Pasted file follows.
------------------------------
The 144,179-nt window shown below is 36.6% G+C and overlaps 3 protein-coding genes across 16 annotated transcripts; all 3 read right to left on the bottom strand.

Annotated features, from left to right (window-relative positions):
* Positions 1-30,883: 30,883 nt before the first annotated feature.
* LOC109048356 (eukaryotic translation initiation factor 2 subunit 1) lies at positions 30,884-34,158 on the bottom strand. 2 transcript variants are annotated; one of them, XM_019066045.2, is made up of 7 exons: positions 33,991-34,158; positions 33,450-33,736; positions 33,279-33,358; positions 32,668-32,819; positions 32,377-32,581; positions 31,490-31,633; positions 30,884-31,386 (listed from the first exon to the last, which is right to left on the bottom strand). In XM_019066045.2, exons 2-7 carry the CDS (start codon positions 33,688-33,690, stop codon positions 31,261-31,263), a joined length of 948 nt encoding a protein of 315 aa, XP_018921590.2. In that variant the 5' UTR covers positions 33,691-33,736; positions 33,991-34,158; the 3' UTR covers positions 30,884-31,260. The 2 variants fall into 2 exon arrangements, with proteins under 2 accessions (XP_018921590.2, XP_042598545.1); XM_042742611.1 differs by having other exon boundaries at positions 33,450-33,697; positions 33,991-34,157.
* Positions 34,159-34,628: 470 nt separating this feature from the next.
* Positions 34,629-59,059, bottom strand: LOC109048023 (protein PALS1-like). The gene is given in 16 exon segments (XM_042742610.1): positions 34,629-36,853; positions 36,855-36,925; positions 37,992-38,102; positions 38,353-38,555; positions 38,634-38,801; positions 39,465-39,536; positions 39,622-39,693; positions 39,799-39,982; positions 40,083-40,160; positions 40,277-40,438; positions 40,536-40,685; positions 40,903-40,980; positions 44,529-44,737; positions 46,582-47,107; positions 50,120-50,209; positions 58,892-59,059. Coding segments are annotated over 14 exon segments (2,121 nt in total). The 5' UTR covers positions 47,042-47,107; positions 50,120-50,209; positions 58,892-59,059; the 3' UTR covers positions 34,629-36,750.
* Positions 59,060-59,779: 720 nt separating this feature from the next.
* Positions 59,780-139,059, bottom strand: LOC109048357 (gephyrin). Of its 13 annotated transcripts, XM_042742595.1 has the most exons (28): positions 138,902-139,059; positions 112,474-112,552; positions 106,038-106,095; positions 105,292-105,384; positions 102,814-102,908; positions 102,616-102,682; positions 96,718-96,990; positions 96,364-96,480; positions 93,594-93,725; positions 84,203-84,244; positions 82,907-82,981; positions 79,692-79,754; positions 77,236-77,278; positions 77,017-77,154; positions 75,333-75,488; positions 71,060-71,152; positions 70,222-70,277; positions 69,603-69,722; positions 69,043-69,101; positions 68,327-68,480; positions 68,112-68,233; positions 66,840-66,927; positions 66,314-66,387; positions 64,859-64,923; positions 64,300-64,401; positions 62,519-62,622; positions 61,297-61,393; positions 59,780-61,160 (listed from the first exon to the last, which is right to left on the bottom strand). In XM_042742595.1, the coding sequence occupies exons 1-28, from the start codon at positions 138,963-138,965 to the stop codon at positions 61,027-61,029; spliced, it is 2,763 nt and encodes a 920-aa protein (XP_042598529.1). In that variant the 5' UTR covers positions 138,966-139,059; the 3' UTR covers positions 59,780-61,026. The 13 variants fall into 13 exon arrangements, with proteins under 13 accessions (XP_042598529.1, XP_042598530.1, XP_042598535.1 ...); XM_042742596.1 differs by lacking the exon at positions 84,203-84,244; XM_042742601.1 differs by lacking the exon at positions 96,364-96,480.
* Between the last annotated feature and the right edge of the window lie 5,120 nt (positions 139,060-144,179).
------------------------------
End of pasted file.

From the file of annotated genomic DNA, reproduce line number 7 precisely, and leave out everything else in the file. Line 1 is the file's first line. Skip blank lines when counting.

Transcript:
* Positions 59,060-59,779: 720 nt separating this feature from the next.